India has touched me.

I arrive in Agra, tired, dazed. I find a hotel half a kilometer from the Taj Mahal. I visit the Taj Mahal. It is spectacular, and the sun is shining, but I am unfortunately unimpressed. It's not quite as big as I had imagined. And I can't stop thinking about how it was built as a testament to the king love for his wife. She died while giving labor to his 14th child. If really cared *that* much for her, maybe he should have considered giving the dangreous child-baring a rest!? She could have been around longer. All I could see was the Taj Mahal as a great (and very symmetrical, I might add) monument to some selfish, twisted version of "love," and it was just uninspiring. Did I mention it cost 750 rupees to get in? That's the foreigner price. Indian nationals pay a fraction of that to see the twisted love-monument.
This is yesterday. Yesterday it hit me. I came here thinking, "I've turned myself inside out so many times, nothing can rattle me any more." I had a realization this monring about half an hour ago, about my trip, about everything. Maybe even an ephiphany: I have now become totally overwhelmed here–the phones, the trains, the rickshaw drivers, the rain, the language barrier, the pestreing insects, the pestering men….. And then I was thinking, "Well, that sucks. I didn't figure it out. Sure, I've collected lots of wonderful pieces here, and I'll come home and put them together, and create a story that gives it meaning, as humans do." But truthfully, I'm kind of just sick of India at this moment. I fought the phone guy over 10 cents this morning after getting off the train. And realized how silly that is.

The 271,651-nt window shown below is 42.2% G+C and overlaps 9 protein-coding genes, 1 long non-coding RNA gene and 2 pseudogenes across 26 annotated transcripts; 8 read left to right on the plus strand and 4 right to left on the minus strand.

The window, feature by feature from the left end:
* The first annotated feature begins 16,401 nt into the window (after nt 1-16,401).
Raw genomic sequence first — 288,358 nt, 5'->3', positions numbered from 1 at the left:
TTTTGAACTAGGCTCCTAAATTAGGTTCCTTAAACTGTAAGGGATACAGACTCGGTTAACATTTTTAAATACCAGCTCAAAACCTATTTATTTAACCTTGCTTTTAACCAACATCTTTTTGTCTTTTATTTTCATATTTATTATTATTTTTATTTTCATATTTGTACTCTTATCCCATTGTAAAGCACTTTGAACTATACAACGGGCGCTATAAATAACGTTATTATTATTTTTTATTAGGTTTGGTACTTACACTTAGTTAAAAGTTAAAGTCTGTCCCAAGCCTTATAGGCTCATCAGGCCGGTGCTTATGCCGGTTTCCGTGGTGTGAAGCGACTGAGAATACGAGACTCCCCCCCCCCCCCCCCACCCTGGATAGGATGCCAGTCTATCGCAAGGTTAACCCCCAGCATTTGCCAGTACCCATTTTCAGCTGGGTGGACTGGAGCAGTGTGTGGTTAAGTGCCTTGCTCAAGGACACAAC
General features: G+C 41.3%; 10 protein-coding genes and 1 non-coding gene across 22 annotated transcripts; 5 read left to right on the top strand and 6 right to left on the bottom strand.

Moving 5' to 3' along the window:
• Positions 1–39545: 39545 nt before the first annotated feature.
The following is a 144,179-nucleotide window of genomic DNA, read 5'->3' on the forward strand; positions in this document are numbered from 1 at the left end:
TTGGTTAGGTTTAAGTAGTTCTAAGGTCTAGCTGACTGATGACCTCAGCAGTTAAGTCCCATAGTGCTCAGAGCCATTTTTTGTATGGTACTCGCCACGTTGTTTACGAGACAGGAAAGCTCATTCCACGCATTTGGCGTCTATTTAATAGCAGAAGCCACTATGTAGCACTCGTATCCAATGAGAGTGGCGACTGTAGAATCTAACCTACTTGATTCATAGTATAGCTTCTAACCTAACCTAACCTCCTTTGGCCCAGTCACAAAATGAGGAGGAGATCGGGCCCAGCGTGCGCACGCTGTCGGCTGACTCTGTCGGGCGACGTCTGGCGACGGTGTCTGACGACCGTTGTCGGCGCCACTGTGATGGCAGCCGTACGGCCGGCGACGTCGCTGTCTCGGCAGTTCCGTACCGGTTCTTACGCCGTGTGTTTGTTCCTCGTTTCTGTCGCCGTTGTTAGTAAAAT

What I realized… is that India has touched me. Has stripped away a mask of politeness I wear much of the time and is now asking me to reach deeper and find what's underneath. Not the angry, reactive part necessarily, but that it's touched me in this way is a sign that this place has affected me deeply. And now…?
I'm off to Varanasi on the train tonight. The City of Light, the "Soul of India". Rested and ready for the last leg of my Indian adventure.


Thirty miles from Pakistan, Amritsar, home of The Golden Temple, is full of Sikh pilgrims. In fact, I am on a pilgrimage to see The Golden Temple. I arrive late in the evening. The driver keeps asking which hotel, but I want to stay at the Temple, so drops me off at the gates. People are sleeping all over the stone courtyard, families, old men, dogs. There's a place for foreigners to sleep with lockers and a big room full of cots. It's maybe midnight. I put my things away, cover my head, and skip along with a couple of people going to watch the sacred text be transported from the temple to its resting place. The Temple at night is shining and reflecting gold light on the water below. I'm suddenly really happy. I made it here. I eat a free communal meal of dahl and chapatti there and then get about three hours of sleep before everyone in the courtyard wakes up and begins yapping for who knows what.